3. A lock as set forth in claim 2 in which the rear end of the forward locking portion is so positioned as to be moved forwardly in the recess of the rear tool engaging portion a predetermined distance by the insertion of an operating tool, said distance being less than the maximum possible forward movement of the forward locking member in relation to the rear tool engaging portion.
4. A lock of the type having a housing with an internal elongated aperture opening to the rear end thereof, and an operating plunger assembly movable axially in the aperture, said assembly comprising a first member spring biased forwardly in the housing and a second member carried by the first member and being spring biased rearwardly in relation thereto so that said plunger assembly has a predetermined normal length, said second member having a forwardly extending locking portion which normally maintains locking means in a locking position, movement of said locking means rearwardly to a predetermined position by pulling on said first member being required to release said locking means, a rear portion of said second member being so positioned in relation to said first member as to be encountered by a picking tool inserted into the housing aperture to cause said second member to be moved forwardly in relation to the first member to increase the overall length of the plunger assembly, whereby movement of said first member rearwardly as far as possible does not move the locking portion of the second member to the position required to release the locking means.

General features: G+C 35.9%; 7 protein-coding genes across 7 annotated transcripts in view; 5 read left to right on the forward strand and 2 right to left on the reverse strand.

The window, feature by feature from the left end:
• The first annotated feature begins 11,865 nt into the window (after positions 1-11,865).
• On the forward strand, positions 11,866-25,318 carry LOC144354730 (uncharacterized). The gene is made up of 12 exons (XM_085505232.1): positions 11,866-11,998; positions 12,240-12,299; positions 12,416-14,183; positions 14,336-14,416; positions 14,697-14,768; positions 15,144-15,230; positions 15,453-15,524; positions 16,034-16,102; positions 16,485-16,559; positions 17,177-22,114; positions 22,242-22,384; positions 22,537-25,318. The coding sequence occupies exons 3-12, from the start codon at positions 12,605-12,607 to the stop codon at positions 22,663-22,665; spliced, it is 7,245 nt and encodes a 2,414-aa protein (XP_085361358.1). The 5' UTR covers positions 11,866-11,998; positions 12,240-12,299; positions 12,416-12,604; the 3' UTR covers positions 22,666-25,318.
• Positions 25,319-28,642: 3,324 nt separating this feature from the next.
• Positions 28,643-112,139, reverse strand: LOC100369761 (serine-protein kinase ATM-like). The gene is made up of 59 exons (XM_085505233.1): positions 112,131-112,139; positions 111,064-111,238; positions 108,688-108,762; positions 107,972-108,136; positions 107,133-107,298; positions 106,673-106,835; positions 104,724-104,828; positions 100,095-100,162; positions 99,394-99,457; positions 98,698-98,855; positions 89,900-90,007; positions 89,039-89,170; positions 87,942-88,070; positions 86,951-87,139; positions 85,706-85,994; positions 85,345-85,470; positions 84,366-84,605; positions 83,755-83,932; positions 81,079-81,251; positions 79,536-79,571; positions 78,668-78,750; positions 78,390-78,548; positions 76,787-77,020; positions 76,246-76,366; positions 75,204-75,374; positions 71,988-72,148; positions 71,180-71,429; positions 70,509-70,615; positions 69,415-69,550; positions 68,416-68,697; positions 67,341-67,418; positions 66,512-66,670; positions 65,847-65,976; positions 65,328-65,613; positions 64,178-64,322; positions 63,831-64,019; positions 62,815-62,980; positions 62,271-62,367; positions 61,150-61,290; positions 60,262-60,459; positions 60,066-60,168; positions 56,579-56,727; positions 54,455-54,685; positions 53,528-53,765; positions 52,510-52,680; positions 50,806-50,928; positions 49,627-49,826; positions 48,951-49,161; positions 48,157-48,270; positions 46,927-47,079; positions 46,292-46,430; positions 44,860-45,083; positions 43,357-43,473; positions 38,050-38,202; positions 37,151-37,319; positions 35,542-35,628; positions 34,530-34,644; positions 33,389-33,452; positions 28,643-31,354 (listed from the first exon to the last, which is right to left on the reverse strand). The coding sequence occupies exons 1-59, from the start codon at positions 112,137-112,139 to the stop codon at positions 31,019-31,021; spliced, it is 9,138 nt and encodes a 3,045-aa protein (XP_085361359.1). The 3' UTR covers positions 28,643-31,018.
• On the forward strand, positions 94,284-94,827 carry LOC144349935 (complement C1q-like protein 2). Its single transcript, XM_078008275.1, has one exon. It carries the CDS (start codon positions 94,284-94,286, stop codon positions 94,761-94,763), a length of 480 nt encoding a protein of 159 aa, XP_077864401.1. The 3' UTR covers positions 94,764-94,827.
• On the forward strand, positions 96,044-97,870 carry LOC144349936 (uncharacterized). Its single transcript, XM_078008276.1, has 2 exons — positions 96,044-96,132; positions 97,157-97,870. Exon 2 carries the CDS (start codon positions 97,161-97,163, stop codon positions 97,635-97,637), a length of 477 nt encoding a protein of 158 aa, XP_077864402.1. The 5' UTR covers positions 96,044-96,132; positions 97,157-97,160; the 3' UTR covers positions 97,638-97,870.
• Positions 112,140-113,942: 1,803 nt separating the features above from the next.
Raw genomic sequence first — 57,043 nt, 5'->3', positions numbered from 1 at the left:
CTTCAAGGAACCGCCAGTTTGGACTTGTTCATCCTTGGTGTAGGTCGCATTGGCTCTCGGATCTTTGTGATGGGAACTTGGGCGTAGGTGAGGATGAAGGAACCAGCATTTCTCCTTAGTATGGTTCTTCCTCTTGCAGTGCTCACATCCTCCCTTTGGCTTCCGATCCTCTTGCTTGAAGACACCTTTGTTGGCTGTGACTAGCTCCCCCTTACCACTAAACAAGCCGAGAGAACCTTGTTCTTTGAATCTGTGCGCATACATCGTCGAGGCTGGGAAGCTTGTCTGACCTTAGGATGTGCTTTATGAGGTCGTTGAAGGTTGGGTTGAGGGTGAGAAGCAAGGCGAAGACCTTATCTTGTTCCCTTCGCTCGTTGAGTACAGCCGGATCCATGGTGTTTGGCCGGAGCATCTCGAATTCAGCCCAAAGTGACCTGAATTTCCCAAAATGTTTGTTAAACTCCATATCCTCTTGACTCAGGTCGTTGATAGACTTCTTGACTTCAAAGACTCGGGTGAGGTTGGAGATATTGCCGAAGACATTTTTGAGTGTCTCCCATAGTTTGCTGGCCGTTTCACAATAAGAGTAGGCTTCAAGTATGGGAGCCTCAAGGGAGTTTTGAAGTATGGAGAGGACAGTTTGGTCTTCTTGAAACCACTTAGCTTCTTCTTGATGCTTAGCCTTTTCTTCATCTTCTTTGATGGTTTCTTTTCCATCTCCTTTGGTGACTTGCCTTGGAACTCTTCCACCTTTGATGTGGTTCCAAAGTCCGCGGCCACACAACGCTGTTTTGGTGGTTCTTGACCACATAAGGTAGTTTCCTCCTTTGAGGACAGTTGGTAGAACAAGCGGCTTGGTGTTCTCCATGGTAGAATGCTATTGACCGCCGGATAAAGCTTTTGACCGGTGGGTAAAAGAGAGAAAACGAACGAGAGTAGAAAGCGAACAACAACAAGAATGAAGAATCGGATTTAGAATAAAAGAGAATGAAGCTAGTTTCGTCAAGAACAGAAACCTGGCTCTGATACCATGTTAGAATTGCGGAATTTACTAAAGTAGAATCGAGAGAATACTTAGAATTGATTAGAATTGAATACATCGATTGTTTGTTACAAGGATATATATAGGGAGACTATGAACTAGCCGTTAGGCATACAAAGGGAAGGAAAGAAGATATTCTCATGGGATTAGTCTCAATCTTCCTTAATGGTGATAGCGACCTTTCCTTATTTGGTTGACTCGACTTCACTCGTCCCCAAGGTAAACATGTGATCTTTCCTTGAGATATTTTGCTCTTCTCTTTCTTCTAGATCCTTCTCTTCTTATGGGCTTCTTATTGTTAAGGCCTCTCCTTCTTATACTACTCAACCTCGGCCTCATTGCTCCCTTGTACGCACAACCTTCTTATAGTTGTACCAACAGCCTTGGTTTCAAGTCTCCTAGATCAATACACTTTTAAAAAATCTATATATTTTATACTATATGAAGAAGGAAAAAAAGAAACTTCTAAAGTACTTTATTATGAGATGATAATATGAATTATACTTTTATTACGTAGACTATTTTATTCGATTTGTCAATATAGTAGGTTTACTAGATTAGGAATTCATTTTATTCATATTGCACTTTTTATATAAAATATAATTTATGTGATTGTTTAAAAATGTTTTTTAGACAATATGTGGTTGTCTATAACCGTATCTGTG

5. A lock as set out in claim 4 in which said first member has a generally cupshaped recess facing rearwardly and said second member extends through the first member into the cupshaped recess.